Progression to paperless manufacturing is a considerable resolution that delivers many advantages to its environment. Industry leaders adopting this trend are cutting costs on paper, paper storage and paper security. The elimination of unnecessary paper products creates a more streamlined process in the entire lifecycle of a product as well as the storage and security of information, eliminating the need for paper storage later. Many companies have over 100 years of paper in storage. Federal guidelines require that paper is stored in such a way that the information will not become degraded – meaning facilities that store paper need to be climate controlled and secure – further adding to the cost of storage.
Going paperless is more than just moving information from paper to its PDF counterpart, it is taking real-time data and creating sequences to prevent production errors. This paperless revolution leads the way to better allocation of labor. Case in point: a client employed eight people to process customer complaints, including the research of paper-based DHR. This client had a paper-based DHR of around 250 pages per work order and nine staff to verify the manufacturing steps in the paperwork were being followed. Additionally, there were eight to ten reviews that took place in the manufacturing process. Implementing a manufacturing execution system lowered the headcount of staff performing reviews to one person. Such a drastic drop in the need for labor allowed for the utilization of staff elsewhere to achieve other goals and increase efficiencies. This client experienced an 18th month return on investment on just these paper related cost eliminations alone after they implemented their MES.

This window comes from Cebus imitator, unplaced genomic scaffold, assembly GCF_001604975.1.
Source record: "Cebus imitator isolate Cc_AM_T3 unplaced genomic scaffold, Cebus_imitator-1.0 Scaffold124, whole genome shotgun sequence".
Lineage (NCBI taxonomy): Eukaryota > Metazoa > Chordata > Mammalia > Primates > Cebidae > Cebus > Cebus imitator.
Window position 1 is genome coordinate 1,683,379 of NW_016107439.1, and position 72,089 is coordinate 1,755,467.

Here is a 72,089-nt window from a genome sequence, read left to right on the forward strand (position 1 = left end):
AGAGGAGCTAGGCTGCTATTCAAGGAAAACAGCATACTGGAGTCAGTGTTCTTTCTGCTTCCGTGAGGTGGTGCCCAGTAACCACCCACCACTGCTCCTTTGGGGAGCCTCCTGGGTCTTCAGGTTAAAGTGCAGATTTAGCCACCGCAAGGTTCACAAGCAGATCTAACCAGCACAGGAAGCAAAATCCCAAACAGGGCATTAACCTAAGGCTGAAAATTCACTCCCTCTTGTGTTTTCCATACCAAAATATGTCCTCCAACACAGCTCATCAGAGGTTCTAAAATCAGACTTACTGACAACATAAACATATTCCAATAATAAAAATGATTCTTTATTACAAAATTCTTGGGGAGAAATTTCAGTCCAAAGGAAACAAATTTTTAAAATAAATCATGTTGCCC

As one begins to look at the possible ROI with manufacturing execution systems, the case for going paperless becomes clear. The reduction of paper storage and maintenance costs are key competitive advantages for industry leaders when progressing to a paperless manufacturing environment.
Seabrook Technology Group will continue to build the case for paperless manufacturing by delving into the accuracy of order processing in our next blog.